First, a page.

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7 ‘Money-Saving’ Moves That Cost You in the Long Run

Saving money is definitely a great thing. It can make you become more disciplined with how you spend which, in return, can bring you a good amount of money by the end of the year you can spend on everything you love, right?

Sure, saving money is indeed an amazing thing everybody should get accustomed to, but there are times when your ‘money-saving’ attempts can actually backfire and leave you with less money than you previously projected.

You might wonder how can that be possible? Well, the logic is very simple. You believe you are saving your money, when in fact you’re only doing so in a short-term. But when you look at the whole picture, in the long run, you realize that with some moves you might not be saving at all. On the contrary! The expenses can only get bigger.

So let’s crack down these money-saving schemes that make us lose our money in the long-term shot. Follow these tips and thanks us later!

1. Saving money up front, paying on the back end

You intended to buy the cartridge refill, instead, you found yourself browsing for the bargain-priced printer! If you’ve fallen for this trap, you’re not alone.

The printer companies sell much more thanks to the belief that replacement ink cartridges are too expensive. These companies actually want you to think that way because by doing your simple maths, it turns out that buying an entirely new printer is actually much more convenient than buying cartridges only, right?
Wrong! You will pay for both products (the cartridges and the printer) instead of buying the one you initially needed. This is a simple, psychological game a lot of industries like to play with us, but don’t fall for it!

2. Purchasing a house to ‘save’ on rent

There’s a common belief that it is far more convenient to purchase a house so you don’t spend money on rent. Let’s overthink this statement a couple of times, shall we?

Does it make sense? If you’re planning to live in the house for a longer period of time, then sure it does! If you’re not really sure where you want to live in the next 10 years, then it’s a definite no.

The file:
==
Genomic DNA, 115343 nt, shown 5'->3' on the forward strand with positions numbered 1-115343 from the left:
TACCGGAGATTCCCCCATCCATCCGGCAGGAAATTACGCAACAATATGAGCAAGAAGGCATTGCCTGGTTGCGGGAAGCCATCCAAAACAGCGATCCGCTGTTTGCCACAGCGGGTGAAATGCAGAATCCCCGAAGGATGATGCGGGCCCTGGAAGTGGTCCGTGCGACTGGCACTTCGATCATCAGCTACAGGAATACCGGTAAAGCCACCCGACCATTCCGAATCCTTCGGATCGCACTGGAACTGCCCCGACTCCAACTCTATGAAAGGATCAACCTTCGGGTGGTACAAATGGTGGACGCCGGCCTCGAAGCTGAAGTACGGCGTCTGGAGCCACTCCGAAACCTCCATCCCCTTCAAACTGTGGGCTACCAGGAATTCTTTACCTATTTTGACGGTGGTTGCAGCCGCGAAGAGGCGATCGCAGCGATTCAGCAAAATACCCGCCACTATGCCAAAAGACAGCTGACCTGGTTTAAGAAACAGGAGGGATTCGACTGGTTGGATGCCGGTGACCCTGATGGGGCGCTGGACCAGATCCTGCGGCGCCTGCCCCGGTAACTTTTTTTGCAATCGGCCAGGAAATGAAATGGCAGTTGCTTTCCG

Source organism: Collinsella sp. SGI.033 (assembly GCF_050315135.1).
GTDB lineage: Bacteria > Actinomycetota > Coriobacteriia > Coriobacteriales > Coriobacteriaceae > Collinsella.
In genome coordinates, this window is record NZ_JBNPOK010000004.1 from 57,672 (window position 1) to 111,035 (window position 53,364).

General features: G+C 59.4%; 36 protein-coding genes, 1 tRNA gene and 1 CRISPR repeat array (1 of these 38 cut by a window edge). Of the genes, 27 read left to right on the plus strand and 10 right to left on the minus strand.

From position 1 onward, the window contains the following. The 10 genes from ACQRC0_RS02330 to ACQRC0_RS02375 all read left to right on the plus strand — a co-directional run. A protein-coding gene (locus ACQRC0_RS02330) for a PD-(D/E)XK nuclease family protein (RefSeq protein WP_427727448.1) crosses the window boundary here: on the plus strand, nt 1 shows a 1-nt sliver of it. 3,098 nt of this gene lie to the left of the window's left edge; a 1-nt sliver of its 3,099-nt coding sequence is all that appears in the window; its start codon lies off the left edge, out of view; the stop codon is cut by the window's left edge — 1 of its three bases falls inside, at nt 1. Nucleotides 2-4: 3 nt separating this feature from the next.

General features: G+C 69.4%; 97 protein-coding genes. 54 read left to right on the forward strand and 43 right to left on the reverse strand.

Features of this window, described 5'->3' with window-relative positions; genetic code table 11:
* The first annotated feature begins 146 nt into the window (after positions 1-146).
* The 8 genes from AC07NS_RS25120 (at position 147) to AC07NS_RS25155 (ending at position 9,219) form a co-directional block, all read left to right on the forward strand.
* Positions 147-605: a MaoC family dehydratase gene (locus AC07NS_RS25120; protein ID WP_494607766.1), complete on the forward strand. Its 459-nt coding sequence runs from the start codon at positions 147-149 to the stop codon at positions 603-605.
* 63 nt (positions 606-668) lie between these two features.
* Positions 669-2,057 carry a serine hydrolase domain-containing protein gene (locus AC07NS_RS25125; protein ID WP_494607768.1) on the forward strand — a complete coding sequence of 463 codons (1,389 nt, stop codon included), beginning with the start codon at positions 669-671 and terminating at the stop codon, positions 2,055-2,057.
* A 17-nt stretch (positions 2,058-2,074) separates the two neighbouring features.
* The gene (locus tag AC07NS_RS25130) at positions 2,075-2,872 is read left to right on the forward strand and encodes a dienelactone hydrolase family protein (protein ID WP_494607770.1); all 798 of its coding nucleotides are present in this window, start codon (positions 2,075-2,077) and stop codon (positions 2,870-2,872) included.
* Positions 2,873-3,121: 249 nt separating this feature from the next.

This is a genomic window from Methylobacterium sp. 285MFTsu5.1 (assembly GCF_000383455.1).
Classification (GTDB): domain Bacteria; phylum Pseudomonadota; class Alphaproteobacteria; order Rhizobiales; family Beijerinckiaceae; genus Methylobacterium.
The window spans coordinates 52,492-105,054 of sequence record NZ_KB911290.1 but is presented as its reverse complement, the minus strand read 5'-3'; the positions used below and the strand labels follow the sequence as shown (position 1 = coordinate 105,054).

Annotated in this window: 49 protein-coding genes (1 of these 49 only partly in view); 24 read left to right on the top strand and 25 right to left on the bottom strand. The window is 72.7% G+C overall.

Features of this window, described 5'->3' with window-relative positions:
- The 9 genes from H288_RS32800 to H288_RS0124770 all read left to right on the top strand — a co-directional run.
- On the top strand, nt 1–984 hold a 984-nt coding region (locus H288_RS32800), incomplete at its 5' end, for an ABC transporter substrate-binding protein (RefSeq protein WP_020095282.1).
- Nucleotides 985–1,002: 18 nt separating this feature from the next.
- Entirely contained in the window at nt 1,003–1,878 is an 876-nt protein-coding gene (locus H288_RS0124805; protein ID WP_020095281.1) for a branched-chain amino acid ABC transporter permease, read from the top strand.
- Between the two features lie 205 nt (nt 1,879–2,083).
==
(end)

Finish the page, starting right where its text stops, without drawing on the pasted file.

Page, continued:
Not only it won’t be a good deal for you if you intend to change your place of living, but a house can quickly become a bottomless pit. Have you thought about all the expenses a house requires? Insurance, repairs, taxes, etc. etc.?

Exactly, the financial burden of a house can be quite heavy if you’re not already rich. Plus, researches have shown that if you plan to get rich, rent is a better way to go!

3. Using a 401k loan to ‘save’ on interest costs

Some employers allow their employees to use funds of their 401(k) account earlier in order to pay for sudden expenses. The employee takes the amount needed as a loan, and then pays interest back to himself in order to avoid paying the interest costs he would have to pay to a traditional lender.

Giving back the lent money to yourself might seem like a good way of saving money, but it’s not.

It is much better to build an emergency fund you could turn to in times of crisis than to take your 401(k) funds. By doing so, you might completely deplete your retirement account and destroy your years-long saving plans.

4. Shopping at Warehouse Clubs

Shopping at warehouse clubs might be a perfect way to save some money and to cut costs. This is especially true if you have a large household, but are the warehouse clubs really saving your money?

What a lot of people forgets is that there are some other factors that might be making your saving impossible. For example annual membership fees.
Are you really buying that often in the warehouse so that the membership can pay off?

5. Bulk shopping

Buying in bulk can often be a great deal. However, sometimes it can also waste your money big time! Let’s think logically…

If you purchase 2 laundry detergents at the price of 1, that inevitably is a great deal. But if you buy 5 kilos of bananas just because they are incredibly cheap, it’s a waste of money. You probably won’t be able to eat all the bananas before they rot, so you’re practically paying for something that you’re never going to use.

Other examples of mistakes when buying in bulk is impulsive buying. Just because something is a great deal, doesn’t mean you really need it. Or, It doesn’t mean you will be able to finish it before it goes bad.

6. Skipping doctor and dentist appointments

Ok, we all know that maintaining your health at peak comes at a certain price today. Even with health insurance, many people think twice before really scheduling that doctor’s appointment because of how expensive they are.

However, putting off your doctor or dental appointments in order to save some money might really backfire back to you quickly and lead you to spend much more than you ever planned.

If you skip your regular controls and checkups, small problems that could easily be solved might result in more serious health issues that will require professional health help. And you know what that means. Paying for the health care much more than you needed to 4 months ago.

7. Driving across town for a good deal

Ok, apart from paying for gas, driving might also include other potential costs such as parking fees or even repairs of accidental damages. So, next time you see there’s a great bargain across town you have to buy, better skip it.

Don’t waste your time and money on deals that aren’t worth it, rather, before getting into your car in order to find that bargain, rethink, sum up your additional costs and decide after it.

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